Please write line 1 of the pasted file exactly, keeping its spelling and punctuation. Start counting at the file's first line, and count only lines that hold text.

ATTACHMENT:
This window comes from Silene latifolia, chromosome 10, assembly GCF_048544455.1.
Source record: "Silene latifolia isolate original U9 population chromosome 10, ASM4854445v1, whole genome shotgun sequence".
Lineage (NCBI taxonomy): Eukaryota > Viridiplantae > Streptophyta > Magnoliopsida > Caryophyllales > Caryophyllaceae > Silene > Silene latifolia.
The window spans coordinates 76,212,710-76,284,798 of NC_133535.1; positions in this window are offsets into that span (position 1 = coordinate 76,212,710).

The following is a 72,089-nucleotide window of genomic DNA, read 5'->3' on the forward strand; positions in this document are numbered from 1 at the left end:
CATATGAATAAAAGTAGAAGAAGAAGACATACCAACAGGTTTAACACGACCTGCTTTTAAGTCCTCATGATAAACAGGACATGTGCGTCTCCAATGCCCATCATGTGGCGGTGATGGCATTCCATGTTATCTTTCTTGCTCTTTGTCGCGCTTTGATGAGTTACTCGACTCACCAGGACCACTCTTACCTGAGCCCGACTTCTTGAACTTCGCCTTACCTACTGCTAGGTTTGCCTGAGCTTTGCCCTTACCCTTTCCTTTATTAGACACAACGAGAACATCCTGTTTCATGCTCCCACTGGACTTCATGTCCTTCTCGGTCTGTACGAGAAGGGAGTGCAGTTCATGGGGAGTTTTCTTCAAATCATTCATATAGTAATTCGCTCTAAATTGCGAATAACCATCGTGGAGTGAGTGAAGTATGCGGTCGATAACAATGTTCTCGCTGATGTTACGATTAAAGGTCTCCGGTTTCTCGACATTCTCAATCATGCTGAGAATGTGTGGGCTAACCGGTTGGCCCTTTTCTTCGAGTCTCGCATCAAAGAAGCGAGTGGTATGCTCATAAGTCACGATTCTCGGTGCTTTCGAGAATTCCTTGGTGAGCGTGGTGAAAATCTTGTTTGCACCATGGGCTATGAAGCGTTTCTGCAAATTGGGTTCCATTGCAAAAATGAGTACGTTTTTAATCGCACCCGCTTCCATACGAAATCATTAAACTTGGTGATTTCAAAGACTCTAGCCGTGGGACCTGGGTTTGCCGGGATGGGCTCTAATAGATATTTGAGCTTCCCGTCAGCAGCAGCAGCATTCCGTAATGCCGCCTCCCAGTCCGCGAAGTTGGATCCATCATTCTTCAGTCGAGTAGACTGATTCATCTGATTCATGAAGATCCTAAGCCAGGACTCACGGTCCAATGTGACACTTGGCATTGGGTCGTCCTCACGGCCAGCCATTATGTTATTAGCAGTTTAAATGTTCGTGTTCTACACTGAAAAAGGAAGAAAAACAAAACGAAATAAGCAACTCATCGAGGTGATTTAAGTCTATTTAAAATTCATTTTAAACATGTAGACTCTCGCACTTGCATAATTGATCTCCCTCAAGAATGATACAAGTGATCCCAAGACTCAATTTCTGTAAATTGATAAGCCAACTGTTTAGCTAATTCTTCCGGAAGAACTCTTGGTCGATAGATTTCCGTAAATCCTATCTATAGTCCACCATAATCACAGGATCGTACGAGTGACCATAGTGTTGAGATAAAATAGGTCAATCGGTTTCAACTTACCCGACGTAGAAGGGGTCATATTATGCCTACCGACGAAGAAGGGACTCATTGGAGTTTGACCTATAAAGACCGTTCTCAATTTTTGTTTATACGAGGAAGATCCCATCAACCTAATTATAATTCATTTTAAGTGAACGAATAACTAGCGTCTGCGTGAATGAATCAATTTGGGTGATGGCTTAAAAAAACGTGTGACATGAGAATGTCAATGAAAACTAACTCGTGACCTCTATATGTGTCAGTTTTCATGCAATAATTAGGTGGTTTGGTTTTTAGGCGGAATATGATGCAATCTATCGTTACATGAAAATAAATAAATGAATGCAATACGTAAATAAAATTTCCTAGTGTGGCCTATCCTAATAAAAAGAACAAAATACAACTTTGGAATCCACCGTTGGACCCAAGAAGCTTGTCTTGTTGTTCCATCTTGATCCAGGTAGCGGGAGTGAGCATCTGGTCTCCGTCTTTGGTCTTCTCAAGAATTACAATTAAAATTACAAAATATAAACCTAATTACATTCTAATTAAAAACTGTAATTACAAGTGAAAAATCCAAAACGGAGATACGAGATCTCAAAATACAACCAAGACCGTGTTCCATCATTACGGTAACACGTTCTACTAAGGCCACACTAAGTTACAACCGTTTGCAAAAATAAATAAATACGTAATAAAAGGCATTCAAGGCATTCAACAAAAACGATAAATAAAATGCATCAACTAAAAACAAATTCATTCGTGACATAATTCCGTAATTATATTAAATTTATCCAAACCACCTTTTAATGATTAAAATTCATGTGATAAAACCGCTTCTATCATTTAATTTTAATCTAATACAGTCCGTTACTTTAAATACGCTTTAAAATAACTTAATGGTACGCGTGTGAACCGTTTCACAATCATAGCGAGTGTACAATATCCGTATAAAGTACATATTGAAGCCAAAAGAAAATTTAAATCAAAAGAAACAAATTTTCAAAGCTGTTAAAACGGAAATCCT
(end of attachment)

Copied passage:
This window comes from Silene latifolia, chromosome 10, assembly GCF_048544455.1.